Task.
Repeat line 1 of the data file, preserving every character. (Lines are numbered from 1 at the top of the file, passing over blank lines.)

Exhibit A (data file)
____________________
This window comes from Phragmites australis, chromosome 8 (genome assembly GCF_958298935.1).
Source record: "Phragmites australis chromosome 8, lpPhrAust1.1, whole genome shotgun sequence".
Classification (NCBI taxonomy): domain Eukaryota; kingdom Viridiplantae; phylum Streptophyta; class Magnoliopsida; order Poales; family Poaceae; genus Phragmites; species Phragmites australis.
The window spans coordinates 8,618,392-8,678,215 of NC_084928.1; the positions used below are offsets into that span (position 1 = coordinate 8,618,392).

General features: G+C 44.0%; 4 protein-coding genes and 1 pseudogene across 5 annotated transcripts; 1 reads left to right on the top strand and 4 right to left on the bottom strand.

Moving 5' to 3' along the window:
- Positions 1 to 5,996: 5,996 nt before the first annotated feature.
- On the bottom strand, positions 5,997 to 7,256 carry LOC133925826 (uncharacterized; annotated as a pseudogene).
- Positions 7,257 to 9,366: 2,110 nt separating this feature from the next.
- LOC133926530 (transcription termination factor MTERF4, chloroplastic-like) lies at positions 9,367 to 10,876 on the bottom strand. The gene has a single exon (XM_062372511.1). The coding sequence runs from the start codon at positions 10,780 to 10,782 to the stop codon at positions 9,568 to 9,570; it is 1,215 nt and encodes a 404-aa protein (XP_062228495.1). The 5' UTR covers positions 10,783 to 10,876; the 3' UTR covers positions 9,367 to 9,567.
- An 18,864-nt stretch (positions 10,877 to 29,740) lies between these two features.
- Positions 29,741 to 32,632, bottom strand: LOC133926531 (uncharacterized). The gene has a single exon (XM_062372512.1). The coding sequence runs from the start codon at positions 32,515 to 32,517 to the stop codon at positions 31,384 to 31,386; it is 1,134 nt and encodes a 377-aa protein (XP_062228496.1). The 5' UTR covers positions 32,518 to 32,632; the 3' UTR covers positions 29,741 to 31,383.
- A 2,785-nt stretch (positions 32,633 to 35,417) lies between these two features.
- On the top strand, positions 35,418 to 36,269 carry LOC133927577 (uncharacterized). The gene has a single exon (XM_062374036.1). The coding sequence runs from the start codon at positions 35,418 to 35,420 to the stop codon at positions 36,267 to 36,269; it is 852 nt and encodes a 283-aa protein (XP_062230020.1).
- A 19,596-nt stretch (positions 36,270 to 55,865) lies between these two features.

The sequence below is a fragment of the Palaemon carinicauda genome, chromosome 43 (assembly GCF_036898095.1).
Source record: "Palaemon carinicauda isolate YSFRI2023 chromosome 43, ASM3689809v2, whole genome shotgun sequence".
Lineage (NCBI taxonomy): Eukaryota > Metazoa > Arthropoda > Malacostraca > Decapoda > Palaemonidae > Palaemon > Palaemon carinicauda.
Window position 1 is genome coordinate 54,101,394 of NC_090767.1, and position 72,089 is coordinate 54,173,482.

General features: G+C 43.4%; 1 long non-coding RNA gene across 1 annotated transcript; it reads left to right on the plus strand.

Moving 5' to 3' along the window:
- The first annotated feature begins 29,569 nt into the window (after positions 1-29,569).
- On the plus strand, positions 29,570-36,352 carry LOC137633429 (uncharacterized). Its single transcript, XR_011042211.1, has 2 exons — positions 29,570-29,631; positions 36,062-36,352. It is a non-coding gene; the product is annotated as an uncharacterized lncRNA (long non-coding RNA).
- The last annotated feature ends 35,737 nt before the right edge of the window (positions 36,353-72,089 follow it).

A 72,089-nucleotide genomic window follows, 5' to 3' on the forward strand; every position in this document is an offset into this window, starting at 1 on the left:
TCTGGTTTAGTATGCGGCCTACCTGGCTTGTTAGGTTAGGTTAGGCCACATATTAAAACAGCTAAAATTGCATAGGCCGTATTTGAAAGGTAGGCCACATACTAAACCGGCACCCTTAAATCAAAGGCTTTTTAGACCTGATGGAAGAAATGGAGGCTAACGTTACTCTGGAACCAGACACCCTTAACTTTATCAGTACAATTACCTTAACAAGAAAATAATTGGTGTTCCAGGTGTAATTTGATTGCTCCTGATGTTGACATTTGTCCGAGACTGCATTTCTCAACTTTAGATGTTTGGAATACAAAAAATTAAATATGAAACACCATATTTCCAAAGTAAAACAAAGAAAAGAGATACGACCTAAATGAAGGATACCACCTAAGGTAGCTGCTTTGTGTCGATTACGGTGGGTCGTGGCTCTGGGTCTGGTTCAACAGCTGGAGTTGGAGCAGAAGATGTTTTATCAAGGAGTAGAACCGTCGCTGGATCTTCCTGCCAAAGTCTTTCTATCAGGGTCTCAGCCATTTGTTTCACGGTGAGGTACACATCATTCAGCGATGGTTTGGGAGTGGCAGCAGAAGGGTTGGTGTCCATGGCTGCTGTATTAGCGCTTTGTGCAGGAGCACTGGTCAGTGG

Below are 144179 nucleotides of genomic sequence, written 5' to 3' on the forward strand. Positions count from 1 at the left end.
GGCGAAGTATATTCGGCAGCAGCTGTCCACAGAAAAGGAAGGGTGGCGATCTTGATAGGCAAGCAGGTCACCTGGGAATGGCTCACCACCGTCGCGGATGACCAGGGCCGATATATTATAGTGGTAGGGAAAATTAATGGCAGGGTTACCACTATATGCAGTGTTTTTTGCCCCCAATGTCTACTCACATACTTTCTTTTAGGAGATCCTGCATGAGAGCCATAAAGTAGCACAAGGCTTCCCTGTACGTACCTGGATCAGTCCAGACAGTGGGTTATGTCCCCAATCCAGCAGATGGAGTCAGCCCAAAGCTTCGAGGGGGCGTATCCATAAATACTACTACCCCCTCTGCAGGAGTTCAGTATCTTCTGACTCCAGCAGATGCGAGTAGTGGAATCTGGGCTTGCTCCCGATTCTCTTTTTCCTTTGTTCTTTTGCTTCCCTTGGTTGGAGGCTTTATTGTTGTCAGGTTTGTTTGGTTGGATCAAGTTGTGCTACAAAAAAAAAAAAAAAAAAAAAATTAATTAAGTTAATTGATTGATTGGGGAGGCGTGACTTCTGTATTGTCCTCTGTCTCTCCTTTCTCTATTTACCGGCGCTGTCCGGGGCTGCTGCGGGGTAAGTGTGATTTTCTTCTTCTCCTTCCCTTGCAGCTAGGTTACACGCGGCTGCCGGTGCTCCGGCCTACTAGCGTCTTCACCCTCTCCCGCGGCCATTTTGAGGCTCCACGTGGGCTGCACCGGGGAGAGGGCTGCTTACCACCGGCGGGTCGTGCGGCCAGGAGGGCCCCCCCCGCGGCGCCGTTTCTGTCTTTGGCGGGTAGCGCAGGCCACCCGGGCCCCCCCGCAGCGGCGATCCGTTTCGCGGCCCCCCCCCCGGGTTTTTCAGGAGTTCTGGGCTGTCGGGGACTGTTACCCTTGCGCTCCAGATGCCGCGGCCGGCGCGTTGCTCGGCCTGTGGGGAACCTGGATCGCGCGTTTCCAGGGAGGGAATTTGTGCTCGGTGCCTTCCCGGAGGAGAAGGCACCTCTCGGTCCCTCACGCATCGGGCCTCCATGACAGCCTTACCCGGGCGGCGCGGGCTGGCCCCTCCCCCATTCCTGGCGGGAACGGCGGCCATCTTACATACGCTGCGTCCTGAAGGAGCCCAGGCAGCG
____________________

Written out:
This window comes from Phragmites australis, chromosome 8 (genome assembly GCF_958298935.1).